Category Archive 'Richard Epstein'

21 May 2014

Cass Sunstein Reviews Richard Epstein

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Classical liberal constitution

The Progressive statist Sunstein is surprisingly temperate in tone and respectful of Richard Epstein’s new book, The Classical Liberal Constitution: The Uncertain Quest for Limited Government, though he does throw in a number of pejorative references to the Tea Party.

Sunstein, however, does adroitly read Epstein out of what he considers the qualified and legitimate body of Constitutional Law scholarship, identifying him instead as a covert member of an alternate “moral readings” school of constitutional argument, a school of thought pioneered (God help us!) by the egregious sophister Ronald Dworkin.

Epstein’s moral reading is all very nice, Sunstein condescendingly allows, but there are other readings. He moves rapidly to the favorite argument of the legal realist Oliver Wendell Holmes school of Nominalism: there is no consensus. The framers’ truths are not really self-evident, because non-classical-liberals, like Holmes and Sunstein, can simply decline to acknowledge them.

Finally, of course, Sunstein retires complacently to the conservative argument. The Classical Liberal Constitution was overturned once and for all during the New Deal. We now are bound by jurisprudential precedent going all the back to the Spring of 1937. 1787 to 1937 was a period of error which doesn’t count, but one must never presume to meddle with subsequent progressive rulings. The Bill of Rights is ambiguous, completely open to interpretation, and means whatever judges say it means. The decisions of post-New Deal courts are unalterable law.

Epstein did not write [a book steeped in the political thought of the late eighteenth century]. He is much closer to being an Anglo-American political theorist than an American constitutional historian. True, he did not produce his general theory out of thin air. What he calls “classical liberalism” certainly has some connection to the ideas of the great eighteenth-century liberal political theorists, including Locke and Montesquieu, and also to the thinking of America’s founding generation. But we have to be careful here. Epstein’s reading of the theorists and the Founders is not at all obvious or uncontroversial. There are other ways to read them. Many students of the liberal political tradition, such as Stephen Holmes, have raised serious questions about the supposedly libertarian nature of classical liberal theory. It is not at all clear that classical liberal theory, understood in historical terms, is what Epstein thinks it is.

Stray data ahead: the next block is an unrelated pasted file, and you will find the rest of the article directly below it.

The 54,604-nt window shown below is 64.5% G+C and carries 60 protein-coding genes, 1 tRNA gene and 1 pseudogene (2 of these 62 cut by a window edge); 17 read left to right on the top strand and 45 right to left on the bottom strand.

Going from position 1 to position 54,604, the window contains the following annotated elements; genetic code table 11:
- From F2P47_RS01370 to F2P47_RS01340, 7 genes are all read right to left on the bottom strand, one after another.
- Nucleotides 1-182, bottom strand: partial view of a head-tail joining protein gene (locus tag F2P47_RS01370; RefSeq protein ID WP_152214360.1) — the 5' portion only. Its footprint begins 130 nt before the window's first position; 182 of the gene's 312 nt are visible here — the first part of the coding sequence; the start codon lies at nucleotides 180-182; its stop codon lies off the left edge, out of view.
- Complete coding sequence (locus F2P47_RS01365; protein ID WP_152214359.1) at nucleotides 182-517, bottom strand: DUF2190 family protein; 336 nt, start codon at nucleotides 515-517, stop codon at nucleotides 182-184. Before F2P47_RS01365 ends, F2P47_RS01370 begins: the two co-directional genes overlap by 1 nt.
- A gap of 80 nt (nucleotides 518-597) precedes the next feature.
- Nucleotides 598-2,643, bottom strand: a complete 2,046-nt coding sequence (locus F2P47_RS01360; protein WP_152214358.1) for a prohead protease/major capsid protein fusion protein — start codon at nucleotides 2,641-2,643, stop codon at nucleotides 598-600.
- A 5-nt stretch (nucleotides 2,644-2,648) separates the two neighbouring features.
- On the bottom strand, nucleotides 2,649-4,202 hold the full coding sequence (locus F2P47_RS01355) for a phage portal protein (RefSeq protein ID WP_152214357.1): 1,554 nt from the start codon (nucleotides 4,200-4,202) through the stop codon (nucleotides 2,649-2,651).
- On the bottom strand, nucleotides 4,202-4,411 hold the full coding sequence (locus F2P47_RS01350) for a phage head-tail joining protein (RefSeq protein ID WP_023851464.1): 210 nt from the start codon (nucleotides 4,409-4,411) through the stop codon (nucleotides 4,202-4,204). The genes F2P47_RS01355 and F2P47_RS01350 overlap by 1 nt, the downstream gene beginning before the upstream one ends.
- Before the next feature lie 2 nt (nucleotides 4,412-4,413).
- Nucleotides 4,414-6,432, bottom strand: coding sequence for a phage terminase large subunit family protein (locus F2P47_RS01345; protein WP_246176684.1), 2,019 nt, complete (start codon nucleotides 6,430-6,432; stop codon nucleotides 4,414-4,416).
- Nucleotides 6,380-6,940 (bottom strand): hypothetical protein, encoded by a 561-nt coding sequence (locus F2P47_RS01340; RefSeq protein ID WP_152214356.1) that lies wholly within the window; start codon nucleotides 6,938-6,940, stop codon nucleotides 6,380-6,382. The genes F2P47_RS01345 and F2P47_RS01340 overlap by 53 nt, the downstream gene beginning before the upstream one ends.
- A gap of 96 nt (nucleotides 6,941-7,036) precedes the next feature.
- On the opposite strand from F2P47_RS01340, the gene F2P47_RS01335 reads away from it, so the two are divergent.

For lawyers and judges, the broader point is that the general theory cannot be found in the Constitution itself. We might doubt, moreover, that as Epstein elaborates it, it would have commanded any kind of eighteenth-century consensus. Without detailed historical support, it remains unclear what it means to say that Epstein’s preferred general theory “animates” the text.

Ronald Dworkin, one of the greatest constitutional thinkers of our time, does not appear in Epstein’s book, but in my view Epstein is playing Dworkin’s game. Dworkin argued in favor of “moral readings” of the Constitution. In his account, the act of interpretation requires judges both to “fit” and to “justify” the Constitution. The requirement of fit imposes a duty of fidelity; judges cannot ignore the text (or other relevant materials). If they do, they are not engaged in interpretation at all. The requirement of justification means that judges should put the Constitution in its most attractive light, by identifying the moral principle or theory that makes the best sense of it. Dworkin urges that judges should be moral readers in the sense that they ought to be generating a morally appealing interpretation of the constitutional text. Inevitably, what counts as a morally appealing interpretation is a product of the active judgments of the interpreter.

Epstein is a moral reader. He objects that progressives ignore the constitutional text, and of course he cares about it, but he acknowledges that on many issues that matter, the text, standing alone, does not mandate his interpretation. Where the rubber hits the road, his real argument is not about Madison and Hamilton, the inevitable meaning of words, or the placement of commas; it is an emphatically moral one. Informed though it is by a certain strand in liberal thought, it reflects what he thinks morality requires. Of course other people think differently. There is an important lesson here about Tea Party constitutionalism as a whole, for the supposed project of “restoring” the original Constitution, or going back to the genius of the Founding generation, is often about twenty-first century political convictions, not about the recovery of history.